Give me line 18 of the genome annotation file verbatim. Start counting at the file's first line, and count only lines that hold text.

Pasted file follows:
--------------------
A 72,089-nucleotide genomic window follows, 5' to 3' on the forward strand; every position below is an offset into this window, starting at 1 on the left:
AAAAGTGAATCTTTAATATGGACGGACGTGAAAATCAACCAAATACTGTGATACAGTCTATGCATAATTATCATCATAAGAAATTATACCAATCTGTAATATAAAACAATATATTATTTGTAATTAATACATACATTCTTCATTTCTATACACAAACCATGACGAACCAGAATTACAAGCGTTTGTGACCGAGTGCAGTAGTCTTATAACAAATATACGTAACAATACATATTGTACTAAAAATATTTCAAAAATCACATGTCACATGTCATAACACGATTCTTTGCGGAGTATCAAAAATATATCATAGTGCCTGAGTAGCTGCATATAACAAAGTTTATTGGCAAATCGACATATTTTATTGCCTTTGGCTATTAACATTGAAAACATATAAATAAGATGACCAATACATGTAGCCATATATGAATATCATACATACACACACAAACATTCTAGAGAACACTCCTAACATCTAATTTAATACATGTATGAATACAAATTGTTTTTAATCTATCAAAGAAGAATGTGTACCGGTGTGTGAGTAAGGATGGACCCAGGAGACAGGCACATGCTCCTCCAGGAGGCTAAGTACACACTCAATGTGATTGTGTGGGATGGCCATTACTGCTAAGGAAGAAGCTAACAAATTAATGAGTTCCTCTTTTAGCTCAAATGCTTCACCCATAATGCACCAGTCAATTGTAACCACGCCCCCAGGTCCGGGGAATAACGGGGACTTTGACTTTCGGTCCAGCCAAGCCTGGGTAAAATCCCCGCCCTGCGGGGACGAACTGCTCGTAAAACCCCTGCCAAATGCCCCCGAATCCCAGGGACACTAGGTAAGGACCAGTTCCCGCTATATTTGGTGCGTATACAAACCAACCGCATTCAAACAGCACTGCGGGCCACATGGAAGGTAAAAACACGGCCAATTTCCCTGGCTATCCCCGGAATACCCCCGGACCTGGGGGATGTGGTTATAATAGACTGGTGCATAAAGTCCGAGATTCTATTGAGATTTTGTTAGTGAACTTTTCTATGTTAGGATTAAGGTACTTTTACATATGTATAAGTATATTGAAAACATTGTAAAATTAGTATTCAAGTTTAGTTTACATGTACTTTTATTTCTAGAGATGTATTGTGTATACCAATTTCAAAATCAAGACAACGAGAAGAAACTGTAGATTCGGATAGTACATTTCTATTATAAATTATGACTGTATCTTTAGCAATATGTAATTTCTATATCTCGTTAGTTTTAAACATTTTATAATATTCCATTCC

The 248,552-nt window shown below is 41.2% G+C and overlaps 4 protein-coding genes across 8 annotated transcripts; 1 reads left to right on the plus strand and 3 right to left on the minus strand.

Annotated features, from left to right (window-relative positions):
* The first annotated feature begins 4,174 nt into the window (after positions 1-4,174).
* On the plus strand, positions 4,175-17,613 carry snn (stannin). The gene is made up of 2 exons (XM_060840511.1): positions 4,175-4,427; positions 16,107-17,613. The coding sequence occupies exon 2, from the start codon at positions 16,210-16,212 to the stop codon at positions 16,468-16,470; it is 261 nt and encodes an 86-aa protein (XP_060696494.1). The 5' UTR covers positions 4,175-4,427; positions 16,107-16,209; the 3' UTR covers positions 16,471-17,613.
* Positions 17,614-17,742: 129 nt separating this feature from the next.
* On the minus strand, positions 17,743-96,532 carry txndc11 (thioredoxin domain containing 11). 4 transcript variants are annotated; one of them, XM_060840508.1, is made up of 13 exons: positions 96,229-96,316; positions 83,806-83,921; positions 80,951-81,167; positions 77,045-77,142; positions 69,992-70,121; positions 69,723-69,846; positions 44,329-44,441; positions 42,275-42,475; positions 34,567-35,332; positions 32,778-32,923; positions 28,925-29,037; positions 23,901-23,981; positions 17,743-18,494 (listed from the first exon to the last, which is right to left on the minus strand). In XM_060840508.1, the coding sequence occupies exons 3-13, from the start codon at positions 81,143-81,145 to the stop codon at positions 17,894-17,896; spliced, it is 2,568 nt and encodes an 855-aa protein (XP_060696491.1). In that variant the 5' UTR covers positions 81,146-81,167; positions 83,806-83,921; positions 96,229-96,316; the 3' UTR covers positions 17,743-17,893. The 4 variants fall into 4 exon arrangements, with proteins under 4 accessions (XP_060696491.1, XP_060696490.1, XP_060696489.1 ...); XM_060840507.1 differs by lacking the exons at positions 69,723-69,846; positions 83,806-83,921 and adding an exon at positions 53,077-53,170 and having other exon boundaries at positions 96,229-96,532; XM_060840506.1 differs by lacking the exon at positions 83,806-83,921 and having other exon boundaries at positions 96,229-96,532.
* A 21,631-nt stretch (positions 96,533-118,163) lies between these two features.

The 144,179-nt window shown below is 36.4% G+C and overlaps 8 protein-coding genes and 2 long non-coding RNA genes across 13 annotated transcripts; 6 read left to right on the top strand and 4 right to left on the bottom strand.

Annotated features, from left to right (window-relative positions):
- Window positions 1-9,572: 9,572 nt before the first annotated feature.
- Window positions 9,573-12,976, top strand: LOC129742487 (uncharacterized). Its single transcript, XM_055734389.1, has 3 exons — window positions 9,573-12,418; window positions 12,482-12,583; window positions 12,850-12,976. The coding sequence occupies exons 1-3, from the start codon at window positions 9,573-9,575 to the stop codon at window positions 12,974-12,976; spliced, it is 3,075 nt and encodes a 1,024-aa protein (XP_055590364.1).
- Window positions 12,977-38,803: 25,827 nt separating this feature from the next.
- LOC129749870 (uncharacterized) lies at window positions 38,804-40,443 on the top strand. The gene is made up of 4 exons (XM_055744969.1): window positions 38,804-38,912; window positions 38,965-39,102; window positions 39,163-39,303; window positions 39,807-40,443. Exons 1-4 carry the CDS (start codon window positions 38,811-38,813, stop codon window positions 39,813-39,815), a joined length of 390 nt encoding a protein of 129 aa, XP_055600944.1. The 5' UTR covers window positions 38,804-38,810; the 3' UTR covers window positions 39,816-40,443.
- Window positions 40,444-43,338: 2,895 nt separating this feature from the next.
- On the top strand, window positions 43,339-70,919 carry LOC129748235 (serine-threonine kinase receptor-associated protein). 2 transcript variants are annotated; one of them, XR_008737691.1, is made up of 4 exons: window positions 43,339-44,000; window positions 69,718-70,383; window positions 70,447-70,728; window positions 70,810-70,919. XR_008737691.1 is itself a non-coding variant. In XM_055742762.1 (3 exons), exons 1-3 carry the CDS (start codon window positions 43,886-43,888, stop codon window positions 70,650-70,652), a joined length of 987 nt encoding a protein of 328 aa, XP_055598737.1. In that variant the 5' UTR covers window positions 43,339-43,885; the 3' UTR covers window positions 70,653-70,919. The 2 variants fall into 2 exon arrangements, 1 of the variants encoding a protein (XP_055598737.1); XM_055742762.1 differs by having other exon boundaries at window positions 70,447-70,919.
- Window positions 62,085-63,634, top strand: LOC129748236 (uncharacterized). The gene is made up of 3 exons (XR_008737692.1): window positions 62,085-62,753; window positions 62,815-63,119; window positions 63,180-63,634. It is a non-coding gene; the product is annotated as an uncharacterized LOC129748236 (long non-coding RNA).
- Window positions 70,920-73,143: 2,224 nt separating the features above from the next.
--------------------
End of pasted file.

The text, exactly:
- Window positions 62,085-63,634, top strand: LOC129748236 (uncharacterized). The gene is made up of 3 exons (XR_008737692.1): window positions 62,085-62,753; window positions 62,815-63,119; window positions 63,180-63,634. It is a non-coding gene; the product is annotated as an uncharacterized LOC129748236 (long non-coding RNA).